It’s very easy to sit here in the cheap seats and say Angelo shouldn’t be going anywhere near Burnley; but we don’t get to see his progress either from an objective aspect or on a daily basis and I’m sure that nobody is likely to take any chances with his rehabilitation at this stage.

It may well be that Angelo feels he needs that run-out for half an hour or so to assess how far he has progressed in real terms over the past few weeks but there’s a world of difference between the training ground and a tough and potentially physical encounter at Turf Moor.

That difference might even be the reason why Angelo is even thinking about playing.

It’s virtually impossible to simulate proper match conditions in the training environment although it’s a challenge that coaching and medical teams face week-in week-out. There’s no substitute for actually playing in proper games.

Angelo will have been working hard in the gym, running on the training field and generally building up his fitness levels; but real competition is the true test of a player’s fitness and that’s not something that’s easily replicated.

Without the competitive edge present there’s always something a bit unrealistic about simulated match sessions and the edge that’s needed only comes through playing in the actual games.

Angelo will have been working hard in the gym, running on the training field and generally building up his fitness levels; but real competition is the true test of a player’s fitness and that’s not something that’s easily replicated.

Without the competitive edge present there’s always something a bit unrealistic about simulated match sessions and the edge that’s needed only comes through playing in the actual games.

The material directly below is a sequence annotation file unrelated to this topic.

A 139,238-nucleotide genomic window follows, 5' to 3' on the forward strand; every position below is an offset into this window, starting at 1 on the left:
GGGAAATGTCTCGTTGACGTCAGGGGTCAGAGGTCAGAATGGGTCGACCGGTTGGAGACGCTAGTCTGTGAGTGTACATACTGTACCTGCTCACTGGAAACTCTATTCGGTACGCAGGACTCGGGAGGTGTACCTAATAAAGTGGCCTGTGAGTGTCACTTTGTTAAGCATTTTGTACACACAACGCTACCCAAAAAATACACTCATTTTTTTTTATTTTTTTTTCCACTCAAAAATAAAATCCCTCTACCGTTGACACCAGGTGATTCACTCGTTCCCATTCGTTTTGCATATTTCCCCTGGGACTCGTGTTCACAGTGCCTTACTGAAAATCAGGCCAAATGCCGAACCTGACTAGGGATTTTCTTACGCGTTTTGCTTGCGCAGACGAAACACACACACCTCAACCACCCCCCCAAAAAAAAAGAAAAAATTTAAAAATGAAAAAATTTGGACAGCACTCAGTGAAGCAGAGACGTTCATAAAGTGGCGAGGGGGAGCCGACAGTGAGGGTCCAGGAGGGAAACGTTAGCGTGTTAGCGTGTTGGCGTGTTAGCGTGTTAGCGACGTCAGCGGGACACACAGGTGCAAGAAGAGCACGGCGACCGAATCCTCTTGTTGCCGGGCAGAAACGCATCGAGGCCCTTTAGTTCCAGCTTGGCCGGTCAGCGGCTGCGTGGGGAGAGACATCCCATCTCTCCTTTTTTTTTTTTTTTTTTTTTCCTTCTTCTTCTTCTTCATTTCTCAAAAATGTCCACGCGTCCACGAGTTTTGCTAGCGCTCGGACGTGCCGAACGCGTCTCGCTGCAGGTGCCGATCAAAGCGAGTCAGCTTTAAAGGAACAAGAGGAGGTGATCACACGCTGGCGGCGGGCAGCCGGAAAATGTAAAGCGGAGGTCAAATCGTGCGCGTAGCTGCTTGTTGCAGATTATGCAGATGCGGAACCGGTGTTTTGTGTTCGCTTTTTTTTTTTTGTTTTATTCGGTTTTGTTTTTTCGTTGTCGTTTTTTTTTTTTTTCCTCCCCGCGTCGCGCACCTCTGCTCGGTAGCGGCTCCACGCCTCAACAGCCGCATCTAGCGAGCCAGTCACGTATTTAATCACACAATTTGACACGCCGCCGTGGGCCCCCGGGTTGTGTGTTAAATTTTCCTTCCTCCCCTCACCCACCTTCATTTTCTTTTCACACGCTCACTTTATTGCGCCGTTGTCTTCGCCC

This might well have been factored in by Stijin et al as part of the overall recovery plan.

West Ham United v Liverpool - Premier League Photo by Ross Kinnaird/Getty Images

The Burnley match isn’t going to affect the final outcome of the season other than by finishing strongly, and West Ham United’s status as a Premier League club will remain unchanged irrespective of the result.

Slaven reflected on the events of the season yesterday and shared his thoughts on amongst other things the move to the London stadium, the club’s future strategy, the injury situation and the Dimitri Payet affair.

He referred to how the club have had to cope with a succession of longer-term injuries with a high proportion of these taking over ten weeks to recover. Five operations in almost as many weeks has taken its toll on player availability.

Gökhan Tore, Diafra Sakho and Angelo Ogbonna were the notable exceptions through having had their respective surgeries earlier in the season but they still haven’t played much this term as a result. All of this has added up to severely restrict Slaven’s options.

There’s not much that can be done when so many injuries hit at that level; and although everybody likes to think that injuries are easy to prevent, the reality is often exactly the opposite.

Injuries are easy to pick up, often come along when least expected, and preventative techniques focus on minimising the risk of sustaining avoidable injuries as opposed to injuries

Slaven also said that he hopes his own future lies with West Ham.

In addition to discussing potential options for strengthening the squad he did mention that some players will be leaving; and on this he’ll have formed his own opinions long ago.

We’ll just have to wait and see if any of the injured group fall into that category.

Reference:

Ekstrand J, Hagglund M, Walden M (2011). Injury incidence and injury patterns in professional football - the UEFA injury study. British Journal of Sports Medicine. Vol 45 (7); 553 – 558.